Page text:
AI Festival: Creative Machines

As part of the AI Festival and IJCAI in Melbourne, I’ll be speaking at the event “Creative Machines” at The Australian Centre for Contemporary Art (ACCA) on Friday. 25th August, 6.00pm – 8.30pm. Speakers are: Dr John R. Smith (IBM Fellow and Manager of Multimedia and Vision at IBM T. J. Watson Research Center), Dave King (CEO and Founder, Move 37) and Prof. Jon McCormack (Faculty of IT, Monash University and Director of sensiLab).

Creativity is the essence of being human. But will we be unable to tell the difference between human and computer generated art, poetry and music?

Join is for a fascinating look at the developments in creative machines and imagine a world where machines were as creative and collaborative as humans.

Jon McCormack speaking at AI Festival, August 2017

Jon McCormack speaking at “Creative Machines”, AI Festival. Photo: Dave King

Lateline: Artificial Intelligence and Creativity

This week, Lateline is running a series of stories on the rise of Artificial Intelligence. I contributed to the story on AI and the future of creativity.

Here are the links to the story and transcript. The story went to air on 11/08/2017. Reporter: Tierney Bohini

Artificial intelligence and creativity: If robots can make art, what’s left for us?


Fifty Sisters – digital exhibition at Caulfield Library

Fifty Sisters by Jon McCormack at the Caulfield Library, Monash University

Following on from a previous exhibition at the Hargrave-Andrew Library (Monash University, Clayton) in 2015, a software-based version of Fifty Sisters is showing at the newly refurbished Caulfield Library, Monash University, Caulfield (map). In this version of the work, the computer acts as editor, selecting and framing several closeup shots of each sister, before finally displaying the full image. A new image is presented every 10 minutes or so. The work runs on the library’s new video wall, which has 4k resolution and reveals significantly more detail in the images than the version exhibited at the Hargrave-Andrew Library in 2015.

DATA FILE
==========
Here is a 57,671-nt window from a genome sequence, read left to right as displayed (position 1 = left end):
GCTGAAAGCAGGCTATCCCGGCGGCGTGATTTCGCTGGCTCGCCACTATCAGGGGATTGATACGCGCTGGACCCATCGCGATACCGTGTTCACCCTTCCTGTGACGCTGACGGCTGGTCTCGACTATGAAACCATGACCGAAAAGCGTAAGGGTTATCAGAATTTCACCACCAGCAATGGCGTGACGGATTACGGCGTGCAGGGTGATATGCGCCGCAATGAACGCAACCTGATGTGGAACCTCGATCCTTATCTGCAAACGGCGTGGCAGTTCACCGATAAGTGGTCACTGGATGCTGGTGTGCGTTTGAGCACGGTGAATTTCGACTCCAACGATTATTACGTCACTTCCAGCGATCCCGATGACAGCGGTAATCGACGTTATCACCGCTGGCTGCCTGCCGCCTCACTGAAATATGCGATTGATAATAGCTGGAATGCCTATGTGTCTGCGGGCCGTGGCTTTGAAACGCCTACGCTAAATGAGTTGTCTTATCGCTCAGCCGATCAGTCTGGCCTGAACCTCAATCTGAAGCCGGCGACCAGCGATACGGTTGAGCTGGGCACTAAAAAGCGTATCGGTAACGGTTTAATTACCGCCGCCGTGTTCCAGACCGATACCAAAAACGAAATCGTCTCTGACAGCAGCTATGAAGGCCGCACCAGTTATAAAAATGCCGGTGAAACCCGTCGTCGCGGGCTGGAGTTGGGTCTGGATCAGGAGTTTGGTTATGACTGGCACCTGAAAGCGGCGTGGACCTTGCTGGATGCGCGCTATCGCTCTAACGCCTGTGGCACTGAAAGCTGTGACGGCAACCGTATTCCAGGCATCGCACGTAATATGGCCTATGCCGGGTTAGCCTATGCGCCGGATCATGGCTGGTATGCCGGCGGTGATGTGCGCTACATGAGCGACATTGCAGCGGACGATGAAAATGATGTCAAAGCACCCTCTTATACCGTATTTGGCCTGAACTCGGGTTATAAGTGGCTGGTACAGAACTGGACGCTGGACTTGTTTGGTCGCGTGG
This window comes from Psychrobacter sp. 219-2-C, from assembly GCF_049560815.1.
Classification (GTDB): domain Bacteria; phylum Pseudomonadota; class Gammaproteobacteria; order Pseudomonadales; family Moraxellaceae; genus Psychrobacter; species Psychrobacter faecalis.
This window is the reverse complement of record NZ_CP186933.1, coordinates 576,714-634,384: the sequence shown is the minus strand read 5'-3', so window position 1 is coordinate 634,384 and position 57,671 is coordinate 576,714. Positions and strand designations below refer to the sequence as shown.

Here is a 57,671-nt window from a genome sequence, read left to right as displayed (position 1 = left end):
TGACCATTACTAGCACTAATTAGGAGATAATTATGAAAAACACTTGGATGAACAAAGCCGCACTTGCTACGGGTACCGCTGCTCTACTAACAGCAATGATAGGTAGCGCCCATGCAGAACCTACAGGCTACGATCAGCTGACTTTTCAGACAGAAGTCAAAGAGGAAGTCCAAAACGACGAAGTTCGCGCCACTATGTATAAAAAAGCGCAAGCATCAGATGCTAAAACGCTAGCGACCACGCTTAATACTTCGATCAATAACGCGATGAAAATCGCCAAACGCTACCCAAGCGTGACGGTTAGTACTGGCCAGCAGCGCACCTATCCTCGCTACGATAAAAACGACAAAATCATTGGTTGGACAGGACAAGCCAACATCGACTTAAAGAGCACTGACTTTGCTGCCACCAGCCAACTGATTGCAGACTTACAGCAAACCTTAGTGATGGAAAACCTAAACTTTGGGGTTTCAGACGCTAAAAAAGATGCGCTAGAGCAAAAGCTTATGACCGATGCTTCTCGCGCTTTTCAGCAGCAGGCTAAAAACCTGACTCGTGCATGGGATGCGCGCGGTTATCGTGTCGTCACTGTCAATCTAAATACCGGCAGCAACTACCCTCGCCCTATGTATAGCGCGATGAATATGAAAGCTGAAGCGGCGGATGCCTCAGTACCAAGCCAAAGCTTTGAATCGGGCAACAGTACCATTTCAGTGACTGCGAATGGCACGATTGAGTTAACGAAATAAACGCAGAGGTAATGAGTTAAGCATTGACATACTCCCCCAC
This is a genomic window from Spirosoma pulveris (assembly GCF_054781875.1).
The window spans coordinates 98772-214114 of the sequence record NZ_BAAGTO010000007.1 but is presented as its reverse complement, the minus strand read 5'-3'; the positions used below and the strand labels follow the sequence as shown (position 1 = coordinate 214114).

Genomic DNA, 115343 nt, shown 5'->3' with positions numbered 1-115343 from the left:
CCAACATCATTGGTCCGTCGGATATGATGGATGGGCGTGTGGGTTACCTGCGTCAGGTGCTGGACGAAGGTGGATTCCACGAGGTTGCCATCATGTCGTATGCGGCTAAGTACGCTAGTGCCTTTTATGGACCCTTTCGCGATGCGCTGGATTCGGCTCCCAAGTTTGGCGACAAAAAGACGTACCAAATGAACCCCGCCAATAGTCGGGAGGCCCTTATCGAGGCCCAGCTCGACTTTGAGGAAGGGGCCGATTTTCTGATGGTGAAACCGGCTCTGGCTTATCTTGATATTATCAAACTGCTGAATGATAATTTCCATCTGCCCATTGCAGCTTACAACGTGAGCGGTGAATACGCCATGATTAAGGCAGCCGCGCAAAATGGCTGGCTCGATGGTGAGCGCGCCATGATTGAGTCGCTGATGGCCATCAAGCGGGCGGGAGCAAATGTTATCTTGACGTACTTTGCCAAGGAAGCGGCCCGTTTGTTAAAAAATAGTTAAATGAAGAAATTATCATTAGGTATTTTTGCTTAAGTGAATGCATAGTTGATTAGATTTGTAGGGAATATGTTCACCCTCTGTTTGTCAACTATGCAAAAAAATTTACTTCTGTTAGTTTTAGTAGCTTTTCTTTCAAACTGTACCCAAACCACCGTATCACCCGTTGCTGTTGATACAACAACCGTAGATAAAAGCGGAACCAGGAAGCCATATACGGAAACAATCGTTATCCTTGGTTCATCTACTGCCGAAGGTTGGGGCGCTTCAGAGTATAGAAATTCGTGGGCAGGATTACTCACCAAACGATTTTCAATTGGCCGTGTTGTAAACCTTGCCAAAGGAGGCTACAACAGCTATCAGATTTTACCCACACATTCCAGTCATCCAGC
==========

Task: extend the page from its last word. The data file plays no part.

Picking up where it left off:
Some images from the exhibition.

Fifty Sisters by Jon McCormack at the Caulfield Library, Monash University Fifty Sisters by Jon McCormack at the Caulfield Library, Monash University Fifty Sisters by Jon McCormack at the Caulfield Library, Monash University

Creative AI meetup

I’ll be speaking at the next Creative AI meet up in Melbourne with some help from Patrick Hutchings who’ll be talking about deep learning for real-time music generation in games.

I’ll be talking about some of my creative AI projects that use machine learning and evolutionary algorithms, plus an overview of our Improvisational Interfaces project.

Wednesday, 2 August 2017
6:00 PM to 9:00 PM

Magnet Galleries
Level 2, 640 Bourke St, Melbourne

EVA London

I attended the Electronic Visualisation and the Arts Conference (EVA) in London from Tuesday 11th July – Thursday 13th July 2017 where I presented the paper:

Working with generative systems: An artistic perspective.

Here’s the abstract:

Generative systems are unique in that they allow the artist to specify processes rather than outcomes. In this paper I describe my creative approach to working with complex computational systems that I have designed and coded over several decades. These systems require certain ways of working that offer both liberation and restriction on creative practice. To illustrate how these systems work in a creative sense I will give an overview of two recent works: Fifty Sisters (2012 – 2016) and The Unknowable (2015 – 2017). Fifty Sisters comprises of fifty 1m x 1m images of computer synthesised plant-forms, algorithmically “grown” from computer code using artificial evolution and generative grammars. Each plant-like form is derived from the primitive graphic elements of oil company logos. The title of the work refers to the original “Seven Sisters” – a cartel of seven oil companies that dominated the global petrochemical industry and Middle East oil production from the mid-1940s until the oil crisis of the 1970s. The Unknowable is a three channel 4k video triptych. The work depicts a series of virtual flora, evolved using computer programs based on biological evolution. In each sequence evolved plant species slowly disintegrate and then reform, breaking into their fundamental component – the polygon – then reforming anew in an endless cycle of destruction and reconstitution. Both works are mediations on our changed relationship to nature and the natural in a globalised, disconnected virtual world now effectively navigated through digital media.

Keywords: Generative art. Procedural modelling. L-systems. Evolution. Grammars. Computational sublime, Agency, Autonomy.

I also got the opportunity to see the Robots show at the Science Museum in London, which included one of my all-time favourite works of cybernetic art: Edward Ihnatowicz’s Sound-activited Mobile, previously shown at the seminal Cybernetic Serendipity show at the ICA London in 1968.

Sound-Activated Mobile

Edward Ihnatowicz’s SAM at the Science Museum, London, 2017